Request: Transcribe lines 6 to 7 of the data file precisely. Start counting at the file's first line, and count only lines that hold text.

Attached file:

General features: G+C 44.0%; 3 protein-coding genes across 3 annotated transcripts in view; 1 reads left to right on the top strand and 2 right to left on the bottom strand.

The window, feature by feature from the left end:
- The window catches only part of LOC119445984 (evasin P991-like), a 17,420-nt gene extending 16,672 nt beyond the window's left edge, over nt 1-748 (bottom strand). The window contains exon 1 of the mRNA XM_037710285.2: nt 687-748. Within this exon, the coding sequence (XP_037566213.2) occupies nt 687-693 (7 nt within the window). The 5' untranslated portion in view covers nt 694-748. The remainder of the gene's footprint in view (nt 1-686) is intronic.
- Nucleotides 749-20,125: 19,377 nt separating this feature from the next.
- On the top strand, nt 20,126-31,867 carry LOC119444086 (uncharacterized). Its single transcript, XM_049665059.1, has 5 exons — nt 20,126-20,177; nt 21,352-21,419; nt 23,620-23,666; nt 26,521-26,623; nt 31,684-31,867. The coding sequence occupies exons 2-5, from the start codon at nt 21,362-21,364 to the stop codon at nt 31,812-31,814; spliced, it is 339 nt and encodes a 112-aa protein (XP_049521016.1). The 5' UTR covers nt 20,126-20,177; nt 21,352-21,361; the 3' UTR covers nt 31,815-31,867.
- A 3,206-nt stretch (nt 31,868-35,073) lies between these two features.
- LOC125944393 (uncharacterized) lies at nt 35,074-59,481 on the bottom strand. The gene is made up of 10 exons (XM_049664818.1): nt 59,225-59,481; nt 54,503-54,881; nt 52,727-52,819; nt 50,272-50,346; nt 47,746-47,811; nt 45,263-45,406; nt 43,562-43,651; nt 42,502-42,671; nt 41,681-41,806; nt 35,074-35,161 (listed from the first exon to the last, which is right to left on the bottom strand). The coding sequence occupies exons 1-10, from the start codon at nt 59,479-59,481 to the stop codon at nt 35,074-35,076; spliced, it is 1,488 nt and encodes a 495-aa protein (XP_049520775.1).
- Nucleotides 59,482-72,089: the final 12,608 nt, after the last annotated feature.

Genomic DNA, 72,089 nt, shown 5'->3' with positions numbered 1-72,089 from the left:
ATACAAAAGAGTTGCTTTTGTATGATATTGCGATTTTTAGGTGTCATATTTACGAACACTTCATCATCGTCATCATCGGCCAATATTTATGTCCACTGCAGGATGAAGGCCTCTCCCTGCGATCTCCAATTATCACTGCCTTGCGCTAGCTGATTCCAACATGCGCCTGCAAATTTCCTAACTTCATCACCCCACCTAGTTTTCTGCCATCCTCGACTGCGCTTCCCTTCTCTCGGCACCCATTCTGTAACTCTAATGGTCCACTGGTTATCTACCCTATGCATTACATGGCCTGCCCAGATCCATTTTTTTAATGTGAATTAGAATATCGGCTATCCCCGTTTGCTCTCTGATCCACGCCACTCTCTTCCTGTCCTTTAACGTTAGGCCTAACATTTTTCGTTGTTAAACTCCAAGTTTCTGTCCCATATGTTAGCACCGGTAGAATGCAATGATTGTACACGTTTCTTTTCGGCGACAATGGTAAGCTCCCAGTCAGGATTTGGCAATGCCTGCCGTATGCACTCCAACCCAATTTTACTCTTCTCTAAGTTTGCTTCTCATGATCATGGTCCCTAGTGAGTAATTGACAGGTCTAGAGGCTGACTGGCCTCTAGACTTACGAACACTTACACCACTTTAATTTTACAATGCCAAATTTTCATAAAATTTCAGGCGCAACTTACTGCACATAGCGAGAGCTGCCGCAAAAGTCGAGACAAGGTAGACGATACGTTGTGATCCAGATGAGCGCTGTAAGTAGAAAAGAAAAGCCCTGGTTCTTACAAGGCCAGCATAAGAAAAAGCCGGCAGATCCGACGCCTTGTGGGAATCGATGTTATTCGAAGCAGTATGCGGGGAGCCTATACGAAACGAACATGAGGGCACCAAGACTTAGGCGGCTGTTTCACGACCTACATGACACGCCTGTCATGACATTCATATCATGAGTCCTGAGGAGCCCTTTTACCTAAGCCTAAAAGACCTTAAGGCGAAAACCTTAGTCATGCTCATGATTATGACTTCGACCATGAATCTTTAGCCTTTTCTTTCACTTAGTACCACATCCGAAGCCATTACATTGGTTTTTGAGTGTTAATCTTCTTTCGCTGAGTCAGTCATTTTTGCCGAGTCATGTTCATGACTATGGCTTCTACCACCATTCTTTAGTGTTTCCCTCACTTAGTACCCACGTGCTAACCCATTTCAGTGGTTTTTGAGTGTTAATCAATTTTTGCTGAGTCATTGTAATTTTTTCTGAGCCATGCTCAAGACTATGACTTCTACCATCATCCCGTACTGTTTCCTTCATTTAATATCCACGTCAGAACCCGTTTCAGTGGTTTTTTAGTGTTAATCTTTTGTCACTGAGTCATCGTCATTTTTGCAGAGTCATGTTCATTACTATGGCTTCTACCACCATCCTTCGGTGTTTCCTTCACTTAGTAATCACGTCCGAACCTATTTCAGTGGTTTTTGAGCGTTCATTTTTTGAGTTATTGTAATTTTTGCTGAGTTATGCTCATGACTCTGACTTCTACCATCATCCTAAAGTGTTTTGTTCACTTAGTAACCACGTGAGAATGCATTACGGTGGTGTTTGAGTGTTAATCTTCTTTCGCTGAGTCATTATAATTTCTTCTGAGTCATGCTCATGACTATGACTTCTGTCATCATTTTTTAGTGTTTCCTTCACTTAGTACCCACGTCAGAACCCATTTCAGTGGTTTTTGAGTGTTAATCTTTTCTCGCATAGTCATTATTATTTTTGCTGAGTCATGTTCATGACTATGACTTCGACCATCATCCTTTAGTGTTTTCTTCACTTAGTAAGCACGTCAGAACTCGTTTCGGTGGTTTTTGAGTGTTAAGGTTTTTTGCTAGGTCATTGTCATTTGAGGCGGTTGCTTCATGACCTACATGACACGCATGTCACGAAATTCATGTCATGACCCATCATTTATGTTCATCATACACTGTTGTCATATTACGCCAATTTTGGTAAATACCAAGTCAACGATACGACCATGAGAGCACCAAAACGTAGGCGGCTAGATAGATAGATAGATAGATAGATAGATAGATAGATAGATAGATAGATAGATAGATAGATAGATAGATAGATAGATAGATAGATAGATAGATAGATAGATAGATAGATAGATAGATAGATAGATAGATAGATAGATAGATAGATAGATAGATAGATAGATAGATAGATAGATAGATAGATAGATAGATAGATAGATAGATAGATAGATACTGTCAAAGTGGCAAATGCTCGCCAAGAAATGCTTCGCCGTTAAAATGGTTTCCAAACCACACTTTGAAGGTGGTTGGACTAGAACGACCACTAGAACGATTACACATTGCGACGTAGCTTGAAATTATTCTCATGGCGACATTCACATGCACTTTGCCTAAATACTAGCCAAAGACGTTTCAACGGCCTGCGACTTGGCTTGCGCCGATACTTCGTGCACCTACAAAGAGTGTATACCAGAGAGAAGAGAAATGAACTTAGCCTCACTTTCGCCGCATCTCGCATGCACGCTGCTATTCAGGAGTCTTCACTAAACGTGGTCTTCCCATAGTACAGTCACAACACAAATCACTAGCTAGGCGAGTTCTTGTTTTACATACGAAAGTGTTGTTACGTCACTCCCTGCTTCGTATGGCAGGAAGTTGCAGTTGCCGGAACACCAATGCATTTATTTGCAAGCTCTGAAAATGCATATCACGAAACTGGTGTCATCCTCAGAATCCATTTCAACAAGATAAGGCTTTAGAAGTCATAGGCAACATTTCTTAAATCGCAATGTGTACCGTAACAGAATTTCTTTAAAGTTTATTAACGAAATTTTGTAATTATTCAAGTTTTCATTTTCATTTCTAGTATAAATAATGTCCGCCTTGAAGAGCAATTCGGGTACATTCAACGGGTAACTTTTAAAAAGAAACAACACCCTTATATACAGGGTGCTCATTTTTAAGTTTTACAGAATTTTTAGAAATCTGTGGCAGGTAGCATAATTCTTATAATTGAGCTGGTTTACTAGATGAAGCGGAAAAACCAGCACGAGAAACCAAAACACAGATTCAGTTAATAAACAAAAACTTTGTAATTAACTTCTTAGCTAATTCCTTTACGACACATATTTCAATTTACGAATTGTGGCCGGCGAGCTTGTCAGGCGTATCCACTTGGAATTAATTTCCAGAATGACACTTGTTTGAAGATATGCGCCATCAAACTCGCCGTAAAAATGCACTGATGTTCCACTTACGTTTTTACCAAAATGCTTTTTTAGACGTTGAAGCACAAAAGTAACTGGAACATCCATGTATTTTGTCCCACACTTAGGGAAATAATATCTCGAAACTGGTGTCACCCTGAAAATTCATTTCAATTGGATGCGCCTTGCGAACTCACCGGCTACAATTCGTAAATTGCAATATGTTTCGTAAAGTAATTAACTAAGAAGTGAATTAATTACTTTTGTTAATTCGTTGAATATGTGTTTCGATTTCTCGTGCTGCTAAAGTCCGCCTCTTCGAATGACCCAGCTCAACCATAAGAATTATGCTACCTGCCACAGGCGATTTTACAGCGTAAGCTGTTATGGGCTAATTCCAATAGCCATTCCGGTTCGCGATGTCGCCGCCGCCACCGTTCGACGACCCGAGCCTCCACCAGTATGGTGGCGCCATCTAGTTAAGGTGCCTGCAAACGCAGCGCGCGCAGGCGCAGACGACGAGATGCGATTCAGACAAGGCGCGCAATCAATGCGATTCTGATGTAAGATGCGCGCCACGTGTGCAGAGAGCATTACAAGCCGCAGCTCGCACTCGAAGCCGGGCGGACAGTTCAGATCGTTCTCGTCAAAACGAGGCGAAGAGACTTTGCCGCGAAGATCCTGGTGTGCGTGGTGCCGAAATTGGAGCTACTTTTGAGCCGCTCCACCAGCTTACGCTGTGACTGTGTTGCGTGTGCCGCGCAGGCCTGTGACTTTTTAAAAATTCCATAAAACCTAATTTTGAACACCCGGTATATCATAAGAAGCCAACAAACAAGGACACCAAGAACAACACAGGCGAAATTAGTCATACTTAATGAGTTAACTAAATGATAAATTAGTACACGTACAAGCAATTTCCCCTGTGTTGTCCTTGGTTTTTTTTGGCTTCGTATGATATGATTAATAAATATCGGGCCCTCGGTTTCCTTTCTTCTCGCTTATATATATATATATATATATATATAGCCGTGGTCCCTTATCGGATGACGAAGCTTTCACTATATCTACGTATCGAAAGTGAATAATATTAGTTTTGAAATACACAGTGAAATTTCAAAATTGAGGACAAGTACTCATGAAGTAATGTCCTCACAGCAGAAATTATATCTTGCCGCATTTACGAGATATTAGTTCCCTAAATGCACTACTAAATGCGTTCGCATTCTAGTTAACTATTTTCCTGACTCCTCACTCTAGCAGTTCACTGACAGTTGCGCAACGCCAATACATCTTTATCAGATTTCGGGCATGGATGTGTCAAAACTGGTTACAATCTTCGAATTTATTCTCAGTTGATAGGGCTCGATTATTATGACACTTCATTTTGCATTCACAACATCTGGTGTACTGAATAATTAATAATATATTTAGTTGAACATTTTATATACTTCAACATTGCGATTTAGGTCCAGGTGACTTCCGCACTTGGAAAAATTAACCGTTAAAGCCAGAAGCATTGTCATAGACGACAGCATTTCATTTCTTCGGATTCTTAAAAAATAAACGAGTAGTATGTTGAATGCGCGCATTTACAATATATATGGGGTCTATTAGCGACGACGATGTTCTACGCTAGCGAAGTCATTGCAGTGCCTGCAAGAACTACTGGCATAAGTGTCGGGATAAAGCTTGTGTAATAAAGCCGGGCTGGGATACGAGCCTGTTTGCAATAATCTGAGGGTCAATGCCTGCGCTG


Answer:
- A 3,206-nt stretch (nt 31,868-35,073) lies between these two features.
- LOC125944393 (uncharacterized) lies at nt 35,074-59,481 on the bottom strand. The gene is made up of 10 exons (XM_049664818.1): nt 59,225-59,481; nt 54,503-54,881; nt 52,727-52,819; nt 50,272-50,346; nt 47,746-47,811; nt 45,263-45,406; nt 43,562-43,651; nt 42,502-42,671; nt 41,681-41,806; nt 35,074-35,161 (listed from the first exon to the last, which is right to left on the bottom strand). The coding sequence occupies exons 1-10, from the start codon at nt 59,479-59,481 to the stop codon at nt 35,074-35,076; spliced, it is 1,488 nt and encodes a 495-aa protein (XP_049520775.1).